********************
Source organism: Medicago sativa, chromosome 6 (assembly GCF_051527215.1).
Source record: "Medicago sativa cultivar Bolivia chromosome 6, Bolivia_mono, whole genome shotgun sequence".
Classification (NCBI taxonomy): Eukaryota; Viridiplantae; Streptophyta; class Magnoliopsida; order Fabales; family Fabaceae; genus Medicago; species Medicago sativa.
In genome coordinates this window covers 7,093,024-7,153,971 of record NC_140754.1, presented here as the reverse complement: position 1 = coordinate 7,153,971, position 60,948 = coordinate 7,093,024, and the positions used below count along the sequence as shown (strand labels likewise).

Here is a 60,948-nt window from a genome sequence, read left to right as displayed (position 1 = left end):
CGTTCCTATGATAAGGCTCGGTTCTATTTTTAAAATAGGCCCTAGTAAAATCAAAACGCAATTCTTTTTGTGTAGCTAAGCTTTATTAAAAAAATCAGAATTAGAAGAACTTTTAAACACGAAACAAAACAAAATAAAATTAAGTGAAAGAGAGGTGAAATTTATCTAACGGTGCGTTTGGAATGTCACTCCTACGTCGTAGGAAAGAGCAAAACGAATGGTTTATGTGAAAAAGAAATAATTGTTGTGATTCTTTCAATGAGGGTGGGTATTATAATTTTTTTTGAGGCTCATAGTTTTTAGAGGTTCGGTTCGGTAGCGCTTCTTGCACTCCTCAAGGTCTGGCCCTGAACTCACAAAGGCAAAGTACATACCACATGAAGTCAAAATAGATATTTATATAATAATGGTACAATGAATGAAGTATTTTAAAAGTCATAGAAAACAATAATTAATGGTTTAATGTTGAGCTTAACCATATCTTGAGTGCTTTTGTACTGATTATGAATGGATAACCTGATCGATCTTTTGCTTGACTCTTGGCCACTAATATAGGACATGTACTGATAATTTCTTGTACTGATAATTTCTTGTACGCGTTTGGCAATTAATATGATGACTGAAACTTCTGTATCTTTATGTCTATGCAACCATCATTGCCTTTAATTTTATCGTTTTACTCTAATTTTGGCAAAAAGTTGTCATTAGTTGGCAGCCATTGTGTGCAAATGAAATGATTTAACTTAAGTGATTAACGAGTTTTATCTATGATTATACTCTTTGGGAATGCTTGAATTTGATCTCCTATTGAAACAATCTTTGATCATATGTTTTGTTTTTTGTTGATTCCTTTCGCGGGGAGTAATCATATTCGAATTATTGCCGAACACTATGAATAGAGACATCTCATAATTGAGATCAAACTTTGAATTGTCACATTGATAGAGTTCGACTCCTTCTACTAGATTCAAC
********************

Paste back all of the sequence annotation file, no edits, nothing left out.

Source organism: Medicago sativa, chromosome 6 (assembly GCF_051527215.1).
Source record: "Medicago sativa cultivar Bolivia chromosome 6, Bolivia_mono, whole genome shotgun sequence".
Classification (NCBI taxonomy): Eukaryota; Viridiplantae; Streptophyta; class Magnoliopsida; order Fabales; family Fabaceae; genus Medicago; species Medicago sativa.
In genome coordinates this window covers 7,093,024-7,153,971 of record NC_140754.1, presented here as the reverse complement: position 1 = coordinate 7,153,971, position 60,948 = coordinate 7,093,024, and the positions used below count along the sequence as shown (strand labels likewise).

Here is a 60,948-nt window from a genome sequence, read left to right as displayed (position 1 = left end):
CGTTCCTATGATAAGGCTCGGTTCTATTTTTAAAATAGGCCCTAGTAAAATCAAAACGCAATTCTTTTTGTGTAGCTAAGCTTTATTAAAAAAATCAGAATTAGAAGAACTTTTAAACACGAAACAAAACAAAATAAAATTAAGTGAAAGAGAGGTGAAATTTATCTAACGGTGCGTTTGGAATGTCACTCCTACGTCGTAGGAAAGAGCAAAACGAATGGTTTATGTGAAAAAGAAATAATTGTTGTGATTCTTTCAATGAGGGTGGGTATTATAATTTTTTTTGAGGCTCATAGTTTTTAGAGGTTCGGTTCGGTAGCGCTTCTTGCACTCCTCAAGGTCTGGCCCTGAACTCACAAAGGCAAAGTACATACCACATGAAGTCAAAATAGATATTTATATAATAATGGTACAATGAATGAAGTATTTTAAAAGTCATAGAAAACAATAATTAATGGTTTAATGTTGAGCTTAACCATATCTTGAGTGCTTTTGTACTGATTATGAATGGATAACCTGATCGATCTTTTGCTTGACTCTTGGCCACTAATATAGGACATGTACTGATAATTTCTTGTACTGATAATTTCTTGTACGCGTTTGGCAATTAATATGATGACTGAAACTTCTGTATCTTTATGTCTATGCAACCATCATTGCCTTTAATTTTATCGTTTTACTCTAATTTTGGCAAAAAGTTGTCATTAGTTGGCAGCCATTGTGTGCAAATGAAATGATTTAACTTAAGTGATTAACGAGTTTTATCTATGATTATACTCTTTGGGAATGCTTGAATTTGATCTCCTATTGAAACAATCTTTGATCATATGTTTTGTTTTTTGTTGATTCCTTTCGCGGGGAGTAATCATATTCGAATTATTGCCGAACACTATGAATAGAGACATCTCATAATTGAGATCAAACTTTGAATTGTCACATTGATAGAGTTCGACTCCTTCTACTAGATTCAAC